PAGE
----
What happened to Caribbean Emancipatory Theology? Is it still applicable in the twenty-first century? The solution describes and provides an answer to the problem but also provides the student with ideas for possible essay and research topics in the field.© BrainMass Inc. brainmass.com March 5, 2021, 12:43 am ad1c9bdddf
Caribbean Theology, or Caribbean Emancipatory Theology, was articulated and published by such scholars as Kortright Davis and Dr. Lewin Williams in the 1980s and 1990s. The rise of Caribbean Emancipatory Theology came at a time where many British Caribbean states had gained independence and were attempting to "decolonize" theology. This was actually the major emphasis following closely with the discourse that arose with liberation theology in Latin America.
According to the Caribbean Theologians, the theology that was being taught within Christian circles was too "Europeanized/Americanized" and thus recognized that the Caribbean context did not fit into this Europeanized/Americanized analysis of the Bible. The people of the Caribbean were oppressed during the Slave Trade and during Indentureship and even during the formation of independent nation-states. The context of Caribbean Theology was borne from this oppressed context. From the context of their lives, Caribbean peoples were reading and questioning the Bible in light of the way that they were living. [I use the word "peoples" because the Caribbean is made up of many different racial and ethnic groups that migrated either by force, by indentureship, or by choice.]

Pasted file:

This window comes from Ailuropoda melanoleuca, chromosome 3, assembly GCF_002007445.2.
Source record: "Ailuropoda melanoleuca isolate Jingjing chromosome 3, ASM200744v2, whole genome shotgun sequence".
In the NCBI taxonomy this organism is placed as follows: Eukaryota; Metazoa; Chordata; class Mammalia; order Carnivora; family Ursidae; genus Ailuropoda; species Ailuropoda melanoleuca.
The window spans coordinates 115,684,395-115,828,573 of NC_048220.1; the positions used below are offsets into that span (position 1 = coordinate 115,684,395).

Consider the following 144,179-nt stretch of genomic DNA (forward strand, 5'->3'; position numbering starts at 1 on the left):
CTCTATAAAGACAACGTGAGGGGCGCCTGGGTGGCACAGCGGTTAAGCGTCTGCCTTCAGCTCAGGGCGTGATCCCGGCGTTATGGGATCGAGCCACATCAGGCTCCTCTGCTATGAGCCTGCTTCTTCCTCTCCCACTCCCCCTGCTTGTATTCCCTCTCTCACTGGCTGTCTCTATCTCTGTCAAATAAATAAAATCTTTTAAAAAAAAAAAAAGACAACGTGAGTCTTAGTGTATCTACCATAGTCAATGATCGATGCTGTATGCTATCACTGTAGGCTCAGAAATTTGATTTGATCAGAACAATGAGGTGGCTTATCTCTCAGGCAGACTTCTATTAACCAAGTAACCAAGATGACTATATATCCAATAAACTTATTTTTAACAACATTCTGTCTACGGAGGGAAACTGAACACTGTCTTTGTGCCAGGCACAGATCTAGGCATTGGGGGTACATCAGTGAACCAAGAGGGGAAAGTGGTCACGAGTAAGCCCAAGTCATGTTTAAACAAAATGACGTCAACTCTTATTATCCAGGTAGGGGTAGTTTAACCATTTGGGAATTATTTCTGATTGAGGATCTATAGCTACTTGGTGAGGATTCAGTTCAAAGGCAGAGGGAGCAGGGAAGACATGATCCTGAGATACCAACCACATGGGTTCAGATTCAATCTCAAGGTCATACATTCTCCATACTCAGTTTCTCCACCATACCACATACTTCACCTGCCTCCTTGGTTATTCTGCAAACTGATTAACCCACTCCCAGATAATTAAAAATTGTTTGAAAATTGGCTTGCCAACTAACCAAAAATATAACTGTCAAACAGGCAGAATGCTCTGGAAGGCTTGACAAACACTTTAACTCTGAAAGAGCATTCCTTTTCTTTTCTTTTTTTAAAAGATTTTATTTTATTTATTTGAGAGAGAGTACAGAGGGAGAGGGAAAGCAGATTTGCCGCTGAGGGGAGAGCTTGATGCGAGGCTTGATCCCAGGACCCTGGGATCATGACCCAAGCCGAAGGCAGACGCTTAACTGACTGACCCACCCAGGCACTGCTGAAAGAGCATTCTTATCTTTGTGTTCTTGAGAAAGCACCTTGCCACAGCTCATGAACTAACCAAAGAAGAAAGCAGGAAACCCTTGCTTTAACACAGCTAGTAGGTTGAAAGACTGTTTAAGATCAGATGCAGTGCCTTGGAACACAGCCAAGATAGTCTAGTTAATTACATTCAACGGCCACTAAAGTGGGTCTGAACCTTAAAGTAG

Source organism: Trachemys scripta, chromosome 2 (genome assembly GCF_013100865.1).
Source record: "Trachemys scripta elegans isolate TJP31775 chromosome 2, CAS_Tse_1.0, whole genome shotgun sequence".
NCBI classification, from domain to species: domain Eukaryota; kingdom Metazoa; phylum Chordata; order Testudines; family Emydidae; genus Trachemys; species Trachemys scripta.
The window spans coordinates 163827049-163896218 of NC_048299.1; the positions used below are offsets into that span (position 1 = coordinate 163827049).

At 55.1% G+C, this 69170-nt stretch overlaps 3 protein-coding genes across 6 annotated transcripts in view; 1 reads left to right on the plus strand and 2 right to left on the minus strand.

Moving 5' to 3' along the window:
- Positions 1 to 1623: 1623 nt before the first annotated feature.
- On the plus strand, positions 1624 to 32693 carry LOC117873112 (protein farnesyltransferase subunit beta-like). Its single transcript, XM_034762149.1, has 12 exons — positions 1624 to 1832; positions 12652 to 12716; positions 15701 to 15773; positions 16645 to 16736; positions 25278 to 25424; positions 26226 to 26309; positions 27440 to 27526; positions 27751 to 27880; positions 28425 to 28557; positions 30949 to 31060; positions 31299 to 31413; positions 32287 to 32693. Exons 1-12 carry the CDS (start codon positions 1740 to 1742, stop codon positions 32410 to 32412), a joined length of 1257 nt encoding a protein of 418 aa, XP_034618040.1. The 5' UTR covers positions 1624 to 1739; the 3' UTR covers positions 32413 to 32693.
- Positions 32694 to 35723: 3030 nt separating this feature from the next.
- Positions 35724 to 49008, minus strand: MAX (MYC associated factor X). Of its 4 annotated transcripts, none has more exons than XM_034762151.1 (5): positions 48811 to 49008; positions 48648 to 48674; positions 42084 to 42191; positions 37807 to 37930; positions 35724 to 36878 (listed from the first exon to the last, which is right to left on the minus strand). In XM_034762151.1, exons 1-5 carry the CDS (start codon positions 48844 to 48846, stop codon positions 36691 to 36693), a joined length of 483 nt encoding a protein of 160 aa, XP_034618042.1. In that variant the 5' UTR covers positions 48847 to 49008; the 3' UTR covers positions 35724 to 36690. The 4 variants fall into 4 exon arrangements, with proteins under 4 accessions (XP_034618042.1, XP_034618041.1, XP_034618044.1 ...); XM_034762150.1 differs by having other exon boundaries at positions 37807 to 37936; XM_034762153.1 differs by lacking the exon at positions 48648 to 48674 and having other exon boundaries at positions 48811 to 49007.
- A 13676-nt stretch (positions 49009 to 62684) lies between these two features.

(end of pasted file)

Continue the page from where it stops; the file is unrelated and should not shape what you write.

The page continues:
The dominant issue at hand was that the Caribbean peoples needed an indigenous church to expand Christian ideals that would make a significant impact within the region.
What happened to this theological thought?
The scholarly work that was published in the late 20th century revealed that the Bible can be applied to the Caribbean for the Caribbean peoples. The theological thought focused on the ...
Caribbean Emancipatory Theology is a liberation theology within the context of the Caribbean. It was articulated in the latter half of the twentieth century, however, the thought has not gained any recent recognition. This solution discusses whether or not it could still be applicable today in 1000 words.